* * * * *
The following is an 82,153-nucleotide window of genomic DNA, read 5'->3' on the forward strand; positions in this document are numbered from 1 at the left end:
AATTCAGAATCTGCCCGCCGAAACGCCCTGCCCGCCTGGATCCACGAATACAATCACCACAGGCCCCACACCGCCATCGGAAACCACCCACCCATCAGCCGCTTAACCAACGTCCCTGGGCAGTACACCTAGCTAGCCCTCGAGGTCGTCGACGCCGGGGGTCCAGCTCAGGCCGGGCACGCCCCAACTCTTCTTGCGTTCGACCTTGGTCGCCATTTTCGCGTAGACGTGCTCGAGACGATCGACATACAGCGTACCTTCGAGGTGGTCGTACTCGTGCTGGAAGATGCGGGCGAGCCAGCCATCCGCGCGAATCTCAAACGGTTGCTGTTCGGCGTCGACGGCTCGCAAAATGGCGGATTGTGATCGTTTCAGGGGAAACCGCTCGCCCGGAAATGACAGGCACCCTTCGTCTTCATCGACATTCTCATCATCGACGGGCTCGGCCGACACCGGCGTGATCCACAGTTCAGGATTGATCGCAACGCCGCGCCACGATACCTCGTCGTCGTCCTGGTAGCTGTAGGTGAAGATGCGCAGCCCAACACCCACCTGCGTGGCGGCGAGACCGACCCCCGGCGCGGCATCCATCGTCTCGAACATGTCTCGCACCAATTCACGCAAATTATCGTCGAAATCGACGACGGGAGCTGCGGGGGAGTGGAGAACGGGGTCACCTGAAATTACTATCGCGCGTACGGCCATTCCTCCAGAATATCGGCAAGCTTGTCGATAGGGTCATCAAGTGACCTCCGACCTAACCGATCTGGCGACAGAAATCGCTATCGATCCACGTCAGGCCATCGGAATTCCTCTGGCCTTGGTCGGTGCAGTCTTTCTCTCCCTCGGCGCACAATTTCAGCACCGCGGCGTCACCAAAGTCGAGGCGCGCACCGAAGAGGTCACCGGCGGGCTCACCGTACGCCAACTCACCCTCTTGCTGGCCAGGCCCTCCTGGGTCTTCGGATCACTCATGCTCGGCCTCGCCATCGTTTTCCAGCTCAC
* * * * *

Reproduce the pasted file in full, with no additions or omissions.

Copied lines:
The following is an 82,153-nucleotide window of genomic DNA, read 5'->3' on the forward strand; positions in this document are numbered from 1 at the left end:
AATTCAGAATCTGCCCGCCGAAACGCCCTGCCCGCCTGGATCCACGAATACAATCACCACAGGCCCCACACCGCCATCGGAAACCACCCACCCATCAGCCGCTTAACCAACGTCCCTGGGCAGTACACCTAGCTAGCCCTCGAGGTCGTCGACGCCGGGGGTCCAGCTCAGGCCGGGCACGCCCCAACTCTTCTTGCGTTCGACCTTGGTCGCCATTTTCGCGTAGACGTGCTCGAGACGATCGACATACAGCGTACCTTCGAGGTGGTCGTACTCGTGCTGGAAGATGCGGGCGAGCCAGCCATCCGCGCGAATCTCAAACGGTTGCTGTTCGGCGTCGACGGCTCGCAAAATGGCGGATTGTGATCGTTTCAGGGGAAACCGCTCGCCCGGAAATGACAGGCACCCTTCGTCTTCATCGACATTCTCATCATCGACGGGCTCGGCCGACACCGGCGTGATCCACAGTTCAGGATTGATCGCAACGCCGCGCCACGATACCTCGTCGTCGTCCTGGTAGCTGTAGGTGAAGATGCGCAGCCCAACACCCACCTGCGTGGCGGCGAGACCGACCCCCGGCGCGGCATCCATCGTCTCGAACATGTCTCGCACCAATTCACGCAAATTATCGTCGAAATCGACGACGGGAGCTGCGGGGGAGTGGAGAACGGGGTCACCTGAAATTACTATCGCGCGTACGGCCATTCCTCCAGAATATCGGCAAGCTTGTCGATAGGGTCATCAAGTGACCTCCGACCTAACCGATCTGGCGACAGAAATCGCTATCGATCCACGTCAGGCCATCGGAATTCCTCTGGCCTTGGTCGGTGCAGTCTTTCTCTCCCTCGGCGCACAATTTCAGCACCGCGGCGTCACCAAAGTCGAGGCGCGCACCGAAGAGGTCACCGGCGGGCTCACCGTACGCCAACTCACCCTCTTGCTGGCCAGGCCCTCCTGGGTCTTCGGATCACTCATGCTCGGCCTCGCCATCGTTTTCCAGCTCAC